The Quranic standards of justice transcend considerations of race, religion, color, and creed, as Muslims are commanded to be just to their friends and foes alike, and to be just at all levels, as the Quran puts it: “O you who believe!  Stand out firmly for justice, as witnesses to Allah, even if it be against yourselves, your parents, and your relatives, or whether it is against the rich or the poor…” (Quran 4:135)   “Let not the hatred of a people swerve you away from justice.  Be just, for this is closest to righteousness…” (Quran 5:8). The Prophet Muhammad (Peace be upon him) said: “There are seven whom Allah will shade in His Shade on the Day when there is no shade except His Shade: one of them is a just ruler. The concept of justice is most important for the Ruler, since he is in charge of his people and the primary disposer of justice in the land. For this reason, the Ruler is given special mention as one of the seven who will be honored with Allah’s Shade.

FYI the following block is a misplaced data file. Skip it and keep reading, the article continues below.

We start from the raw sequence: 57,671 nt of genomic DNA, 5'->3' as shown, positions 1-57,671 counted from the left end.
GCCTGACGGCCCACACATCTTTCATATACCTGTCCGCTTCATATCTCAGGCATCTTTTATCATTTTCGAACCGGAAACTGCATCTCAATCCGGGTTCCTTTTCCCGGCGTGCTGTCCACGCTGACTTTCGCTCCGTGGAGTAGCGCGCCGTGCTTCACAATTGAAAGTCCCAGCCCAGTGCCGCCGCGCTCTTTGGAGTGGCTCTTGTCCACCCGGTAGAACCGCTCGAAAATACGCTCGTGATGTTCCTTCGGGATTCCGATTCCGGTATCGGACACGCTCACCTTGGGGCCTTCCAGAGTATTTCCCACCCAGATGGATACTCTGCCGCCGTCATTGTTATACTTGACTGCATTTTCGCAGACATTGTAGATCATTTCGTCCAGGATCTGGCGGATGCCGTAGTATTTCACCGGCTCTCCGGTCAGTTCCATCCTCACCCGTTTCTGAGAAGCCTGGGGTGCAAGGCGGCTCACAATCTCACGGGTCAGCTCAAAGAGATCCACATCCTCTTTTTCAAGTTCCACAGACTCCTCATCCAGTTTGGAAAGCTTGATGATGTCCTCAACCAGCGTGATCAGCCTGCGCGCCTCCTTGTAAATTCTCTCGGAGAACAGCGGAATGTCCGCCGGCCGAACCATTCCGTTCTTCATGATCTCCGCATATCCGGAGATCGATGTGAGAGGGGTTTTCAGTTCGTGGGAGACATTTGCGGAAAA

When a people constitute a majority the metrics too remains very much the same when suffering, adversity and hardship proliferate. Whether its terrorism, natural disaster or any other form of catastrophe. This is very fundamental for anyone to understand. You cannot work for a group of people at the expense or overlooking another. Forces are certainly against you. As a nation we have to move forward with love, kindness and benevolence. Let’s eschew innovations in religions which are generously magnified in the media by courtesy and at the behest of rulers. If Gautama Buddha was to revisit he for sure will not be able recognize what he bequeathed to his disciples. The same is true for the other religions. Let’s immerse ourselves in rivers of sincerity. Let’s get rid of hypocrisy, chauvinism and malignant phobias. Sri Lanka has a lot to achieve and badly needs a true and honorable leader to take us there.